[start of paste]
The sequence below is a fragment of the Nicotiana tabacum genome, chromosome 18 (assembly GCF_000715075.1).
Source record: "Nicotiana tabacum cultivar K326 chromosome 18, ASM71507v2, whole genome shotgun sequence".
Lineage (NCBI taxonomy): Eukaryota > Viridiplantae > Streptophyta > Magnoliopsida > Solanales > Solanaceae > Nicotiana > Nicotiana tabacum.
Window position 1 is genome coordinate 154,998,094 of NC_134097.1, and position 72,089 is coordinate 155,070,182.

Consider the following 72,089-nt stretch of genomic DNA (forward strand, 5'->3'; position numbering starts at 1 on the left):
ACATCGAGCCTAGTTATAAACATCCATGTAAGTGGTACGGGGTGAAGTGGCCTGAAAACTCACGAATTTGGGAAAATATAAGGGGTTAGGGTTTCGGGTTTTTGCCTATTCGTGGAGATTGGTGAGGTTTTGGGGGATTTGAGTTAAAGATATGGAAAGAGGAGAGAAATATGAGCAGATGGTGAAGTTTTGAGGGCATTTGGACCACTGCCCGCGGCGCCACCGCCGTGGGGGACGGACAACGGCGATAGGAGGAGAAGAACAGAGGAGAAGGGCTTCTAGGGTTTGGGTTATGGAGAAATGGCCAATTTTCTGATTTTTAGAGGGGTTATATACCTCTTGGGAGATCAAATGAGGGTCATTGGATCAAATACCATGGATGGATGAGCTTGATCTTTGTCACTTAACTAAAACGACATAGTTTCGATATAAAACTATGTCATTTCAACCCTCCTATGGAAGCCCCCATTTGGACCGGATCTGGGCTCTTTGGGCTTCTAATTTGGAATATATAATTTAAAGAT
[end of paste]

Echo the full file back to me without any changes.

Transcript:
The sequence below is a fragment of the Nicotiana tabacum genome, chromosome 18 (assembly GCF_000715075.1).
Source record: "Nicotiana tabacum cultivar K326 chromosome 18, ASM71507v2, whole genome shotgun sequence".
Lineage (NCBI taxonomy): Eukaryota > Viridiplantae > Streptophyta > Magnoliopsida > Solanales > Solanaceae > Nicotiana > Nicotiana tabacum.
Window position 1 is genome coordinate 154,998,094 of NC_134097.1, and position 72,089 is coordinate 155,070,182.

Consider the following 72,089-nt stretch of genomic DNA (forward strand, 5'->3'; position numbering starts at 1 on the left):
ACATCGAGCCTAGTTATAAACATCCATGTAAGTGGTACGGGGTGAAGTGGCCTGAAAACTCACGAATTTGGGAAAATATAAGGGGTTAGGGTTTCGGGTTTTTGCCTATTCGTGGAGATTGGTGAGGTTTTGGGGGATTTGAGTTAAAGATATGGAAAGAGGAGAGAAATATGAGCAGATGGTGAAGTTTTGAGGGCATTTGGACCACTGCCCGCGGCGCCACCGCCGTGGGGGACGGACAACGGCGATAGGAGGAGAAGAACAGAGGAGAAGGGCTTCTAGGGTTTGGGTTATGGAGAAATGGCCAATTTTCTGATTTTTAGAGGGGTTATATACCTCTTGGGAGATCAAATGAGGGTCATTGGATCAAATACCATGGATGGATGAGCTTGATCTTTGTCACTTAACTAAAACGACATAGTTTCGATATAAAACTATGTCATTTCAACCCTCCTATGGAAGCCCCCATTTGGACCGGATCTGGGCTCTTTGGGCTTCTAATTTGGAATATATAATTTAAAGAT